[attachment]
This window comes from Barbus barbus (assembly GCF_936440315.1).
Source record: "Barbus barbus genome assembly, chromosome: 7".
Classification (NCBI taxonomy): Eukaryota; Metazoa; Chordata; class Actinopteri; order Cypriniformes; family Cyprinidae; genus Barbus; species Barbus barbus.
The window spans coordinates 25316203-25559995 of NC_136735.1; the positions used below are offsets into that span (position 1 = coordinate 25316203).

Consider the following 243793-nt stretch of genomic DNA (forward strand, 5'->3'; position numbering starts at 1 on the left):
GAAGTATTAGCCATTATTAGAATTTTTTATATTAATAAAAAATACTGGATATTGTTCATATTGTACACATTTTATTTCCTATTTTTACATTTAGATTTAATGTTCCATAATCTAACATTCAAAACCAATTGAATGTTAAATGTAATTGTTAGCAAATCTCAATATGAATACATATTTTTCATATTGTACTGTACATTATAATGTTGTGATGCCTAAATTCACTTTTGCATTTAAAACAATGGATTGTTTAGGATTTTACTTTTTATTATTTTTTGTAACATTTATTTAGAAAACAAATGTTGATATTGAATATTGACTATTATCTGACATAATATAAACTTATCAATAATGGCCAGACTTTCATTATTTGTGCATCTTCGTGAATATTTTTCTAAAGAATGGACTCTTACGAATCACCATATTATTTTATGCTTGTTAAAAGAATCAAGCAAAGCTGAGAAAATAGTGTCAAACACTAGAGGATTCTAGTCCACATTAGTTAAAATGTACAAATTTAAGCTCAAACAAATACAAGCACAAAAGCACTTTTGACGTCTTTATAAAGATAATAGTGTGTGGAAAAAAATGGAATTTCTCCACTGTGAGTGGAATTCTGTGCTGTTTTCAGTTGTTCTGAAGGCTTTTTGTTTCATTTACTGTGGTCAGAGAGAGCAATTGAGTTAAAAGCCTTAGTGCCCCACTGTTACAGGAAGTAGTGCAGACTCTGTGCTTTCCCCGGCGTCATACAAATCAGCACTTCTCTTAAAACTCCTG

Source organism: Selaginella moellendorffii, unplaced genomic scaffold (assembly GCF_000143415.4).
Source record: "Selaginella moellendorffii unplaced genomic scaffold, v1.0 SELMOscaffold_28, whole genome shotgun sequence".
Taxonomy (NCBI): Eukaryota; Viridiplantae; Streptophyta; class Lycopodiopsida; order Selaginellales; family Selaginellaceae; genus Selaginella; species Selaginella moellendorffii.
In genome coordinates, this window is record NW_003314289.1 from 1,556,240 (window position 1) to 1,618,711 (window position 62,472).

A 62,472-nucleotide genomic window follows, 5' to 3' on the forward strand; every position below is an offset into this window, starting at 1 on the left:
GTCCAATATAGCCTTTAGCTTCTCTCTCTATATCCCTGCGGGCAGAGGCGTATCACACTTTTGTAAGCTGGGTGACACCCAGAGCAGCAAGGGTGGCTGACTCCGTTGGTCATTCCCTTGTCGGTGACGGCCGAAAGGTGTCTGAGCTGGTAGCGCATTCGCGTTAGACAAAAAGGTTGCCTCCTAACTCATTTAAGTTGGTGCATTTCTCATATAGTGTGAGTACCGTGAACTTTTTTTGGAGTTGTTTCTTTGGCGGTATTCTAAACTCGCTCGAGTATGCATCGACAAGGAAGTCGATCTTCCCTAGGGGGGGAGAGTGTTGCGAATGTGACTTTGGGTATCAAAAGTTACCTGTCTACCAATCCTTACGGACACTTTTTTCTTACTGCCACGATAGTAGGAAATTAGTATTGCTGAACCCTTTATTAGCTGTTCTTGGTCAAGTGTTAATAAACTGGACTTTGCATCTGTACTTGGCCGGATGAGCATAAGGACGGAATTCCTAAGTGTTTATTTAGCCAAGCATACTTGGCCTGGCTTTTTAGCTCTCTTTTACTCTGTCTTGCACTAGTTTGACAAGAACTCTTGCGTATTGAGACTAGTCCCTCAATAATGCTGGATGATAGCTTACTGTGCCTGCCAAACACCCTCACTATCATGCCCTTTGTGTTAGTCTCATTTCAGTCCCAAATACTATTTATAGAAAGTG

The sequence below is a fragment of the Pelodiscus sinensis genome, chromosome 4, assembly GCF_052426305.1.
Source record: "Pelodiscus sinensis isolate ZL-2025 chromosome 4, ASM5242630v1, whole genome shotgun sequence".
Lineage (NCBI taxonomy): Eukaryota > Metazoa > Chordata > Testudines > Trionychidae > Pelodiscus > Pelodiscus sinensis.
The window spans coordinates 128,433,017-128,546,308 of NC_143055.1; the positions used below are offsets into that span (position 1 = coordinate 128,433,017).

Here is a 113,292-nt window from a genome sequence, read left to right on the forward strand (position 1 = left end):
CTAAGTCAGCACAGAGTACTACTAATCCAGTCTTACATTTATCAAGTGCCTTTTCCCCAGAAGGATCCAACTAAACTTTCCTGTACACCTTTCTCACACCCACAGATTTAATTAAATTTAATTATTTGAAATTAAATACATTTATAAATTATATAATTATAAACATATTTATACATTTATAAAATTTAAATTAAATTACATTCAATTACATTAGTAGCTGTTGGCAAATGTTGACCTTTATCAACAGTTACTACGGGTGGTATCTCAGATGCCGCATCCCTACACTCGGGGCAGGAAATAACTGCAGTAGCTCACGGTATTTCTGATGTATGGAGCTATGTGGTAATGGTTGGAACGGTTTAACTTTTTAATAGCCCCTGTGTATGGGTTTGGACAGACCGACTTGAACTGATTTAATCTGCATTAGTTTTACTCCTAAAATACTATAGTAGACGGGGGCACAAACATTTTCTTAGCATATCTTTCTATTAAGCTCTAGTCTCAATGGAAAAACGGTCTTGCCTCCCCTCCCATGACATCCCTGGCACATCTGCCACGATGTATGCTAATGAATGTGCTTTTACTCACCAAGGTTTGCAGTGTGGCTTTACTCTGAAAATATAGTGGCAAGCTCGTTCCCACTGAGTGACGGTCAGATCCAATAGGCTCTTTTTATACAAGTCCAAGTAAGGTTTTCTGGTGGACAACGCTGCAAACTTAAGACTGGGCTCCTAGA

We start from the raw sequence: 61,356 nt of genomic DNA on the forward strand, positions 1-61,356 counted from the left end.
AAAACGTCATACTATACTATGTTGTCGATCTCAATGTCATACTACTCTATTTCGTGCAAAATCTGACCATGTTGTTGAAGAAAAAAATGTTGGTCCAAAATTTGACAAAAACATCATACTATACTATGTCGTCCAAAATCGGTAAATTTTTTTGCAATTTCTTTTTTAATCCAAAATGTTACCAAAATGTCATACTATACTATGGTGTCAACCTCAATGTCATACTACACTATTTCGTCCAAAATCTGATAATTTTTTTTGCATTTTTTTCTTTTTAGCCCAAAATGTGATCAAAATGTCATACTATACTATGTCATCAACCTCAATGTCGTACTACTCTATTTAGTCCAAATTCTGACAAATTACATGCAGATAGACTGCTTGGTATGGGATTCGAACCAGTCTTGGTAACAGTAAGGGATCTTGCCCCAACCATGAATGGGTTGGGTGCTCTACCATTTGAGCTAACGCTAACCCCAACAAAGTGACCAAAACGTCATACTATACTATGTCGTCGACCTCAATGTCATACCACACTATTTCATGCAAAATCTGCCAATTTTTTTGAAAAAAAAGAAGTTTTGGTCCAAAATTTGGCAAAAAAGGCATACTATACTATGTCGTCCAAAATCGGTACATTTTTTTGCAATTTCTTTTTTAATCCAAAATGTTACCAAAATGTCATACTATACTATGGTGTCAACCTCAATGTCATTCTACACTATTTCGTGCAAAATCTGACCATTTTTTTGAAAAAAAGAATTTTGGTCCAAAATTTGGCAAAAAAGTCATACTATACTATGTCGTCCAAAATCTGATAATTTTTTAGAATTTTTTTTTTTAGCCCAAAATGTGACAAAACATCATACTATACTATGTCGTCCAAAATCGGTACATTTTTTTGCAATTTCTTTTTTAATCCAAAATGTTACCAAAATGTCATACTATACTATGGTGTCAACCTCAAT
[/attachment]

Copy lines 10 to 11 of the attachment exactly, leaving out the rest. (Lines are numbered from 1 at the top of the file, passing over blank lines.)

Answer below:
In genome coordinates, this window is record NW_003314289.1 from 1,556,240 (window position 1) to 1,618,711 (window position 62,472).

A 62,472-nucleotide genomic window follows, 5' to 3' on the forward strand; every position below is an offset into this window, starting at 1 on the left: